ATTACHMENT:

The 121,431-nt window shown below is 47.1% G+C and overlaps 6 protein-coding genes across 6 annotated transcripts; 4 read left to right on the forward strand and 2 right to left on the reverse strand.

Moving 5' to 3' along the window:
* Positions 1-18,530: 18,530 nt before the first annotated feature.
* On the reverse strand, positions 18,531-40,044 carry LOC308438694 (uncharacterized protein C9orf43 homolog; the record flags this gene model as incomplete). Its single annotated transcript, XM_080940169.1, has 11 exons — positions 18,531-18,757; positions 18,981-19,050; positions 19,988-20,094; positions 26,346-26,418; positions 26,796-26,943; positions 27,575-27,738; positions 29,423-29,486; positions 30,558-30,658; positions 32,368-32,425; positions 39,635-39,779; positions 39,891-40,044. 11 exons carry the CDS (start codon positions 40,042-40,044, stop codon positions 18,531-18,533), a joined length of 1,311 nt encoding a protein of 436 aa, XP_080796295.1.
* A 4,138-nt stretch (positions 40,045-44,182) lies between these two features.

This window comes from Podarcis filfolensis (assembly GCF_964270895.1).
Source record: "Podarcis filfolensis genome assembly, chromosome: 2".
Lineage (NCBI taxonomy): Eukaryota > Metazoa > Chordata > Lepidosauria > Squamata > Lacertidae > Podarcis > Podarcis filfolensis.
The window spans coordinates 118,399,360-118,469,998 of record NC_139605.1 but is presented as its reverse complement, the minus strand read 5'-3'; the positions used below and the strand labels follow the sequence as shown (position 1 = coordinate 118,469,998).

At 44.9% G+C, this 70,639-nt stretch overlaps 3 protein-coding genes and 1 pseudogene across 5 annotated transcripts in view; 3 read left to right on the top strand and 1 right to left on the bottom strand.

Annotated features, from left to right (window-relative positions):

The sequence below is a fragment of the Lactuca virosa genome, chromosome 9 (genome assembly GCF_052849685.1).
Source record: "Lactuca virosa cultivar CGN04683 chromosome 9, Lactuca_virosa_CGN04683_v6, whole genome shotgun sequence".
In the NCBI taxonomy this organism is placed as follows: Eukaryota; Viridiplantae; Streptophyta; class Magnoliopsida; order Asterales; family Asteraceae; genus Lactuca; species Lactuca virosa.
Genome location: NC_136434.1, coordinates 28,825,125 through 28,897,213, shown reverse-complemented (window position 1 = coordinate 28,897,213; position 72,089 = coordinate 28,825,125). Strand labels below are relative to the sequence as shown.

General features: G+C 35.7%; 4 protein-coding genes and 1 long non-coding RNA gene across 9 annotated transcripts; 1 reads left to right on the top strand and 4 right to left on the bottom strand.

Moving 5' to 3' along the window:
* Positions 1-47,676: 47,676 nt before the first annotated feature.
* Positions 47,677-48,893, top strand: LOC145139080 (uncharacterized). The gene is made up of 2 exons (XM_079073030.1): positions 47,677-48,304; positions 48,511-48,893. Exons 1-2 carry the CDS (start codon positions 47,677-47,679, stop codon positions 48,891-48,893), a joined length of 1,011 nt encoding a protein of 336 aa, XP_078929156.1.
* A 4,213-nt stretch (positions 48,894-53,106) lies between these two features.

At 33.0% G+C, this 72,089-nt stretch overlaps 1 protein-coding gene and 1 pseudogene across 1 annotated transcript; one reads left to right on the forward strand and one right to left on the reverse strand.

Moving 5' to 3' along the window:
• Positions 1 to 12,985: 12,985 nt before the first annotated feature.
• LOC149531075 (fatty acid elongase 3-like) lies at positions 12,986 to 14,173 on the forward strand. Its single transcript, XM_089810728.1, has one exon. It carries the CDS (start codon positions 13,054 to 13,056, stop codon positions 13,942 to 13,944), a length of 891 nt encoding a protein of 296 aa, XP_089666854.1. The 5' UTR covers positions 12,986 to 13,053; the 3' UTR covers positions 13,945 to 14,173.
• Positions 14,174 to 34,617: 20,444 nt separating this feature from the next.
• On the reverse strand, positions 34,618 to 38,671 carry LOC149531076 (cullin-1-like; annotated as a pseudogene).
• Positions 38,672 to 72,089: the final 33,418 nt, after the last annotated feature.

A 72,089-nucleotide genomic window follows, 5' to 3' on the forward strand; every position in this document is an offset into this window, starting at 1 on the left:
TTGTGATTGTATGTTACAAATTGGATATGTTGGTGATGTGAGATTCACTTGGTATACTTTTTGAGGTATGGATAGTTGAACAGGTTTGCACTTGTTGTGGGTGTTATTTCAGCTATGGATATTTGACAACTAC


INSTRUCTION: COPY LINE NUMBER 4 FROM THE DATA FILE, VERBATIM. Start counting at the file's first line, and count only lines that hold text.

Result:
* On the reverse strand, positions 18,531-40,044 carry LOC308438694 (uncharacterized protein C9orf43 homolog; the record flags this gene model as incomplete). Its single annotated transcript, XM_080940169.1, has 11 exons — positions 18,531-18,757; positions 18,981-19,050; positions 19,988-20,094; positions 26,346-26,418; positions 26,796-26,943; positions 27,575-27,738; positions 29,423-29,486; positions 30,558-30,658; positions 32,368-32,425; positions 39,635-39,779; positions 39,891-40,044. 11 exons carry the CDS (start codon positions 40,042-40,044, stop codon positions 18,531-18,533), a joined length of 1,311 nt encoding a protein of 436 aa, XP_080796295.1.